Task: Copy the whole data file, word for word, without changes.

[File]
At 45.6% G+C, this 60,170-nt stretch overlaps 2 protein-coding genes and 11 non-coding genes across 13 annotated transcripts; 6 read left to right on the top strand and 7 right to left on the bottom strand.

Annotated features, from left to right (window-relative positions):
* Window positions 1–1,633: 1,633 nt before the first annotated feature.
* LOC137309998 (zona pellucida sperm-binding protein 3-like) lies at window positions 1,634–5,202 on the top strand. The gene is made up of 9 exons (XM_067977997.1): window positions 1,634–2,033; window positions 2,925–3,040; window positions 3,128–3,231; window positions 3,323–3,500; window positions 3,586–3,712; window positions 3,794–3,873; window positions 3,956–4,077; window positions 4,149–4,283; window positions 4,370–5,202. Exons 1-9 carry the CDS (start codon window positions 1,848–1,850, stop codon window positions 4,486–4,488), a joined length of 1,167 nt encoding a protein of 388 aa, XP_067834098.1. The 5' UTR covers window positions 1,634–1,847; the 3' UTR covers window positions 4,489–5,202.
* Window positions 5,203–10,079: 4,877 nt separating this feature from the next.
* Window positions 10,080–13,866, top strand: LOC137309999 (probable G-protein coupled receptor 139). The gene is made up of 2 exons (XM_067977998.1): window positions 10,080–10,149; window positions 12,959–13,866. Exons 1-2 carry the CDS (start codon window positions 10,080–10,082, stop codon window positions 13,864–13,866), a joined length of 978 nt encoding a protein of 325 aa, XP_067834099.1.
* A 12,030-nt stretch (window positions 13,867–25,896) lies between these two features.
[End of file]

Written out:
At 45.6% G+C, this 60,170-nt stretch overlaps 2 protein-coding genes and 11 non-coding genes across 13 annotated transcripts; 6 read left to right on the top strand and 7 right to left on the bottom strand.

Annotated features, from left to right (window-relative positions):
* Window positions 1–1,633: 1,633 nt before the first annotated feature.
* LOC137309998 (zona pellucida sperm-binding protein 3-like) lies at window positions 1,634–5,202 on the top strand. The gene is made up of 9 exons (XM_067977997.1): window positions 1,634–2,033; window positions 2,925–3,040; window positions 3,128–3,231; window positions 3,323–3,500; window positions 3,586–3,712; window positions 3,794–3,873; window positions 3,956–4,077; window positions 4,149–4,283; window positions 4,370–5,202. Exons 1-9 carry the CDS (start codon window positions 1,848–1,850, stop codon window positions 4,486–4,488), a joined length of 1,167 nt encoding a protein of 388 aa, XP_067834098.1. The 5' UTR covers window positions 1,634–1,847; the 3' UTR covers window positions 4,489–5,202.
* Window positions 5,203–10,079: 4,877 nt separating this feature from the next.
* Window positions 10,080–13,866, top strand: LOC137309999 (probable G-protein coupled receptor 139). The gene is made up of 2 exons (XM_067977998.1): window positions 10,080–10,149; window positions 12,959–13,866. Exons 1-2 carry the CDS (start codon window positions 10,080–10,082, stop codon window positions 13,864–13,866), a joined length of 978 nt encoding a protein of 325 aa, XP_067834099.1.
* A 12,030-nt stretch (window positions 13,867–25,896) lies between these two features.